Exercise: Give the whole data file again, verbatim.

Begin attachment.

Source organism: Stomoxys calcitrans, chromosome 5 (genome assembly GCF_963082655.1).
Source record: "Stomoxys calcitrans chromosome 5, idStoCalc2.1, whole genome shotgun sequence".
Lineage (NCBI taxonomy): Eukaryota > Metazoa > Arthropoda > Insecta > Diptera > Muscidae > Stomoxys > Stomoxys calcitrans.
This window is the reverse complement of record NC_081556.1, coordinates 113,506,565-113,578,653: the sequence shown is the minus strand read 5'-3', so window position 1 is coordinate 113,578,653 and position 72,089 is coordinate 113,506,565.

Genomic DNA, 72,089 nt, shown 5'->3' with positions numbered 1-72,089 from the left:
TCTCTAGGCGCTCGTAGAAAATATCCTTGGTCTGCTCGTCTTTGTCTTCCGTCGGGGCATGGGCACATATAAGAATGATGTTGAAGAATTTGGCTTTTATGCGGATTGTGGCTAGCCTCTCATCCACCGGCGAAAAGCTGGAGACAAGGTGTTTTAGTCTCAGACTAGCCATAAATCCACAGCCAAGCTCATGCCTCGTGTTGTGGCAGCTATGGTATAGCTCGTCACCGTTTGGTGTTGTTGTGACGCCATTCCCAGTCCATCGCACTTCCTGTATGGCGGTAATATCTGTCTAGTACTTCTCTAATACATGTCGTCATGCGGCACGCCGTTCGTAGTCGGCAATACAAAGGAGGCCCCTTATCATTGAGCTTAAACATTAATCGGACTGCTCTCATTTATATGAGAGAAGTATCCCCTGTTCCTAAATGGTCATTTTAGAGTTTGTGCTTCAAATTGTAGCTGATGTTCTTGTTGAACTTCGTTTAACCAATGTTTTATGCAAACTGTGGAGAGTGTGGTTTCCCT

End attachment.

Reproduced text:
Source organism: Stomoxys calcitrans, chromosome 5 (genome assembly GCF_963082655.1).
Source record: "Stomoxys calcitrans chromosome 5, idStoCalc2.1, whole genome shotgun sequence".
Lineage (NCBI taxonomy): Eukaryota > Metazoa > Arthropoda > Insecta > Diptera > Muscidae > Stomoxys > Stomoxys calcitrans.
This window is the reverse complement of record NC_081556.1, coordinates 113,506,565-113,578,653: the sequence shown is the minus strand read 5'-3', so window position 1 is coordinate 113,578,653 and position 72,089 is coordinate 113,506,565.

Genomic DNA, 72,089 nt, shown 5'->3' with positions numbered 1-72,089 from the left:
TCTCTAGGCGCTCGTAGAAAATATCCTTGGTCTGCTCGTCTTTGTCTTCCGTCGGGGCATGGGCACATATAAGAATGATGTTGAAGAATTTGGCTTTTATGCGGATTGTGGCTAGCCTCTCATCCACCGGCGAAAAGCTGGAGACAAGGTGTTTTAGTCTCAGACTAGCCATAAATCCACAGCCAAGCTCATGCCTCGTGTTGTGGCAGCTATGGTATAGCTCGTCACCGTTTGGTGTTGTTGTGACGCCATTCCCAGTCCATCGCACTTCCTGTATGGCGGTAATATCTGTCTAGTACTTCTCTAATACATGTCGTCATGCGGCACGCCGTTCGTAGTCGGCAATACAAAGGAGGCCCCTTATCATTGAGCTTAAACATTAATCGGACTGCTCTCATTTATATGAGAGAAGTATCCCCTGTTCCTAAATGGTCATTTTAGAGTTTGTGCTTCAAATTGTAGCTGATGTTCTTGTTGAACTTCGTTTAACCAATGTTTTATGCAAACTGTGGAGAGTGTGGTTTCCCT